Back to the carbon/nitrogen ratio – another way to think of it is in terms of brown and green materials. Carbon-rich materials are “brown materials” and nitrogen-rich materials are known as “green materials.” You want a mix – in general – of about four times as many browns as greens. Too much brown, carbon rich material slows down the composting process significantly, because the nitrogen rich green materials are necessary to speed things up. Too much green though, and you get a stinky, wet mess.

Brown materials are things like paper, pinecones, pine needles, saw dust, seed starter peat, wood chips, used coffee paper filters. Green are grass clippings, leaves, deadheads from flowers, stale bread, pasta, rice, weeds that haven’t gone to seed, and food scraps like fruit and vegetable peels, citrus and melon rinds, corn cobs, old dried herbs and spices. When you add things to the compost bin, the smaller pieces you put in, the faster it breaks down. Some gardeners run all their scraps through a food processor, but you don’t have to.

What to Add; What to Avoid

You’ll want to add all the different types of organic material you can find. Fruit and vegetable waste from your kitchen are not scraps you should throw out, but something to add to your compost pile or bin. Even your coffee grounds, grass clippings and most food waste. Soon it will be finished compost, ready for use in the lawn or garden. Compost is the best soil amendment you can use to radically improve the fertility and health of your soil. Composting your yard waste turns the organic matter into a valuable soil amendment that you’d otherwise have to pay for.

Never add meat, fish, cat litter, oil, or dog poo. Also flowers from a florist have been treated with chemicals so those are verboten.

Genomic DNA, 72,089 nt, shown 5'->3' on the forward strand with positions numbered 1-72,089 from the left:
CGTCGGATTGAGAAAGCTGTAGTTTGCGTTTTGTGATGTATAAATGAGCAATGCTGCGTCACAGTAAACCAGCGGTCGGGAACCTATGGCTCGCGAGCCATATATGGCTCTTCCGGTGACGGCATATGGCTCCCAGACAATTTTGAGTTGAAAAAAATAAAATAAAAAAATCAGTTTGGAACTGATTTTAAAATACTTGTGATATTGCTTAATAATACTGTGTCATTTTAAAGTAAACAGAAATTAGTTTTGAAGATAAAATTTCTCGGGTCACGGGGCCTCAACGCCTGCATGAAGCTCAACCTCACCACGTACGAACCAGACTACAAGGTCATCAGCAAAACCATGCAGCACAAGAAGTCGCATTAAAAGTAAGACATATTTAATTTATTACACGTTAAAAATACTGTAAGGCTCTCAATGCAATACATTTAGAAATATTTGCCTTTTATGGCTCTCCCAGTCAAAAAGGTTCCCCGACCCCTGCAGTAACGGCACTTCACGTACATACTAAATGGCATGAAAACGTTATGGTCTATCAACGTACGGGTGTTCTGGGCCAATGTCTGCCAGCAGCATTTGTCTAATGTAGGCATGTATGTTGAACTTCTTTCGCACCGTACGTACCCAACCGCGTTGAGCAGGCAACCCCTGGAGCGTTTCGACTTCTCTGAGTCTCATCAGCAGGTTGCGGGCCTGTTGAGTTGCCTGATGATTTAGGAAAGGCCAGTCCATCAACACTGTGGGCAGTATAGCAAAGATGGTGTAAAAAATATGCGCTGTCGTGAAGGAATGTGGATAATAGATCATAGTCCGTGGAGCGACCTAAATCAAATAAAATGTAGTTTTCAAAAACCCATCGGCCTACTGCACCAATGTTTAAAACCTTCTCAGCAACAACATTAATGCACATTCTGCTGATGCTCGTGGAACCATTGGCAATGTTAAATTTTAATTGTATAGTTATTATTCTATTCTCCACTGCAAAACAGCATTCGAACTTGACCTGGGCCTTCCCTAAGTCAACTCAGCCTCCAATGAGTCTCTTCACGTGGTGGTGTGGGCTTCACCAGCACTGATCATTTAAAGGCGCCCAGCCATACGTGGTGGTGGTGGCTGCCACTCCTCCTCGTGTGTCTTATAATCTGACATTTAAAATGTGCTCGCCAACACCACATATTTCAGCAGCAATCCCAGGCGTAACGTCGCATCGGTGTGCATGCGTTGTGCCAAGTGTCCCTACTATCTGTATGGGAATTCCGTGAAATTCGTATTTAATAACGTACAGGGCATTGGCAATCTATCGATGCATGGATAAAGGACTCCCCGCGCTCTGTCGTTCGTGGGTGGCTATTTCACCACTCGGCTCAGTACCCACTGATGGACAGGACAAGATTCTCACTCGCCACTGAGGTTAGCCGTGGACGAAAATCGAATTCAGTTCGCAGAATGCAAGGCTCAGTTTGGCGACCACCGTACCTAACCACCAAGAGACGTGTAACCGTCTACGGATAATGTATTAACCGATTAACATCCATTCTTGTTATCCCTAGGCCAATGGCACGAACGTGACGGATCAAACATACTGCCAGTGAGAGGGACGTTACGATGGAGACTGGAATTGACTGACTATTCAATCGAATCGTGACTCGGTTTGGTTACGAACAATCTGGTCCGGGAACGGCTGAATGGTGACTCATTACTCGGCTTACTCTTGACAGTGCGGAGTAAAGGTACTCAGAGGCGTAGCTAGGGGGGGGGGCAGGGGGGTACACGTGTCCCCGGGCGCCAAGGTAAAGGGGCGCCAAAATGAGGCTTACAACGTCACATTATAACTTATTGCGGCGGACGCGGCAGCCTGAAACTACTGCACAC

Time and Effort Composting

One of the fastest ways to make compost is to use the Berkeley method, which promises compost in two-to-three weeks. It’s everything we’ve said about ensuring the ratio is 25 to 1, and that the moisture level is 50 percent. The pile needs to be turned every day to reach the finished stage within the two to three weeks. Turning it every other day will add a week to the composting process. The only problem with this method is that most people don’t have enough composting material to create the ratio. 

Insulated bins are a great alternative to compost piles. The HotBin compost bin or the Green Johanna are great options.

Trench composting is a way to compost that is about as simple and appealing as possible. All you do is dig a hole and bury your compost materials in the yard or garden where you’re not currently growing something, but want to. Then forget all about it for six months to a year while the organic materials gradually decompose over time.

Showing and Growing in Colliers Hill!

Builders in the master-planned community of Colliers Hill love showing off their stunning model homes to prospective buyers and walking them through the new construction process. Who can blame them? Life’s just better on the Hill! Stop by and tour the beautiful model homes from KB Home, Century Communities and Richmond American Homes – and coming soon – Boulder Creek! Priced from the $400s, this fast-growing new home community in Northern Colorado has lots of exciting amenities, too!